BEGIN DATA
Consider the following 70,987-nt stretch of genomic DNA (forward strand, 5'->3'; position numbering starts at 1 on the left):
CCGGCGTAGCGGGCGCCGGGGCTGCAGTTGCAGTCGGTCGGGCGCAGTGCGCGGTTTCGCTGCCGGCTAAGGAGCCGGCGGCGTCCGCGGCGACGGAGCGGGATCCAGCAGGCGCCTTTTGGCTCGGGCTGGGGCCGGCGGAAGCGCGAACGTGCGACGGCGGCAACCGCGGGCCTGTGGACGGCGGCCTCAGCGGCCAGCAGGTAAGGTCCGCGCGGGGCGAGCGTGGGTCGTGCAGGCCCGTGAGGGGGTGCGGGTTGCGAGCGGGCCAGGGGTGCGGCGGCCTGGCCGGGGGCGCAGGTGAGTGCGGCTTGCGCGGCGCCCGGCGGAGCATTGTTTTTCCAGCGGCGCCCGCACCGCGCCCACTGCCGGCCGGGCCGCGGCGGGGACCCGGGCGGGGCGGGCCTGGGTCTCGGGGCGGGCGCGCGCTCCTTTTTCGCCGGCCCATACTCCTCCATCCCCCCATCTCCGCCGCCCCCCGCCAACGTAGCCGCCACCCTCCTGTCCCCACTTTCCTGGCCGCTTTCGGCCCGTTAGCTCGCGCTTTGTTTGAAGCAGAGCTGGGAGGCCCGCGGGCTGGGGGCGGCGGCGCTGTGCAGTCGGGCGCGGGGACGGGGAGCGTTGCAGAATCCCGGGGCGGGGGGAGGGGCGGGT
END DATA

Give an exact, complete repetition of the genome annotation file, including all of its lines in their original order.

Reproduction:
Consider the following 70,987-nt stretch of genomic DNA (forward strand, 5'->3'; position numbering starts at 1 on the left):
CCGGCGTAGCGGGCGCCGGGGCTGCAGTTGCAGTCGGTCGGGCGCAGTGCGCGGTTTCGCTGCCGGCTAAGGAGCCGGCGGCGTCCGCGGCGACGGAGCGGGATCCAGCAGGCGCCTTTTGGCTCGGGCTGGGGCCGGCGGAAGCGCGAACGTGCGACGGCGGCAACCGCGGGCCTGTGGACGGCGGCCTCAGCGGCCAGCAGGTAAGGTCCGCGCGGGGCGAGCGTGGGTCGTGCAGGCCCGTGAGGGGGTGCGGGTTGCGAGCGGGCCAGGGGTGCGGCGGCCTGGCCGGGGGCGCAGGTGAGTGCGGCTTGCGCGGCGCCCGGCGGAGCATTGTTTTTCCAGCGGCGCCCGCACCGCGCCCACTGCCGGCCGGGCCGCGGCGGGGACCCGGGCGGGGCGGGCCTGGGTCTCGGGGCGGGCGCGCGCTCCTTTTTCGCCGGCCCATACTCCTCCATCCCCCCATCTCCGCCGCCCCCCGCCAACGTAGCCGCCACCCTCCTGTCCCCACTTTCCTGGCCGCTTTCGGCCCGTTAGCTCGCGCTTTGTTTGAAGCAGAGCTGGGAGGCCCGCGGGCTGGGGGCGGCGGCGCTGTGCAGTCGGGCGCGGGGACGGGGAGCGTTGCAGAATCCCGGGGCGGGGGGAGGGGCGGGT